When the Army isn’t fighting, it’s training. And to train for war, you have to have an enemy to train against.* Normally, at home station, units train “cowboys and Indian” style, where one unit undergoing its training cycle is the cowboys, and another unit is tasked to provide the Indians for the training event. Later in the cycle, the units will switch roles. When you play the Indians, you’re known as the Opposing Force, or OpFor.
Sometimes, however, you need a more specific OpFor than the generic bad guys your fellow units can portray. The Army has a handful of units that do this full time, much as the Navy and the Air Force have used Aggressor Squadrons to train their fighter pilots. And to give the exercises some “flavor” the Army has a canned political background explaining the battles to be fought in training. For years, our most common foe has been the nation of “Krasnovia.”
This article from DoDBuzz, however, shows an instance where a very specific OpFor has been generated to test a very specific scenario. Rather than being a regular training cycle, the exercise is testing the next iteration of networking on the battlefield, known as WIN-T (I’ll leave it to Craig to discuss the challenges of running an internet on a battlefield):
Move over Krasnovia. The Army would like to introduce the Islamic Congress of Attica, the Wolf Brigade, the Ellisian Army and the Islamic Brotherhood for Jihad.
Each is a fiction enemy just like “Krasnovia.” And like Krasnovia, each has a comparable real world threat here during the Network Integration Evaluation much in the same way that Krasnovia represented the Soviet Union.
The Army has chosen each to represent the Taliban, Al Qaeda, Iran’s special operations Quds force and a mechanized Hezbollah. These are the threats the Army expects to face in the next ten to fifteen years. Those, at least, are the threats that U.S. Training and Doctrine Command have chosen to attack the soldiers at the NIE testing the Army’s next generation of communications gear.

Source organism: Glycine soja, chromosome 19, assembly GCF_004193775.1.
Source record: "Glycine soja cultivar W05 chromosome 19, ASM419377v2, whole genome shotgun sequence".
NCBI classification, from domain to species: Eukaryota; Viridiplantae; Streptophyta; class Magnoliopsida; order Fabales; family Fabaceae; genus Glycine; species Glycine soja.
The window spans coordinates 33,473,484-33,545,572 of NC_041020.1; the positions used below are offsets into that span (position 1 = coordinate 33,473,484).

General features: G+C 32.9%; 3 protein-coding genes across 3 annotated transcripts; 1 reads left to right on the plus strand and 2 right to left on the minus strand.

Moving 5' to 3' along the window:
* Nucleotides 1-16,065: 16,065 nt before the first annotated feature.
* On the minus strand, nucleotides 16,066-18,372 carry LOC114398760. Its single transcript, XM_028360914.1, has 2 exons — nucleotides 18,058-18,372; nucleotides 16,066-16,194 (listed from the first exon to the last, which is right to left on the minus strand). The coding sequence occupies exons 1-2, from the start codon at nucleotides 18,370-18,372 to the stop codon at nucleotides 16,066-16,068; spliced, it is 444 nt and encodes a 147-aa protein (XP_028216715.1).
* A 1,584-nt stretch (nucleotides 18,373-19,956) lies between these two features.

Lt. Col. Andre Balyoz, the 2nd Engineer Battalion commander, commands the opposing force here responsible for taking on a brigade sized force with the best communications gear the Army has to offer. It’s his job to test the Warfighter Information Network — Tactical (WIN-T) …
1. I’m a little surprised Big Army allowed the notional forces to actually name the enemy as Islamic in nature. Sure, it reflects the current reality. But it also is bait for groups such as CAIR to go nuts and try to force the Army to cave to PC pressure. Announcing that our enemies tend to have Islamic roots is rude, you see.
2. Building a hybrid OpFor such as is this in keeping with the evolving doctrine of the Army. I’ve written a little about how the Army sees the next battlefield. Take a look at the evolution of Army doctrine here. The Army believes that no longer will it face either a purely force-on-force scenario, or a COIN situation, but rather face a combination of the two, or rather a full spectrum of opposition ranging from protests in the streets, through insurgencies, terrorists, to semi-state sponsored paramilitary forces up through regular formations of the enemy. Worse, it can expect to face all those threats concurrently, and across the entire theater of operations. That’s going to be a very tough intellectual challenge for leaders at all levels.
*In fact, an overview of the Combat Training Centers is something I should write up.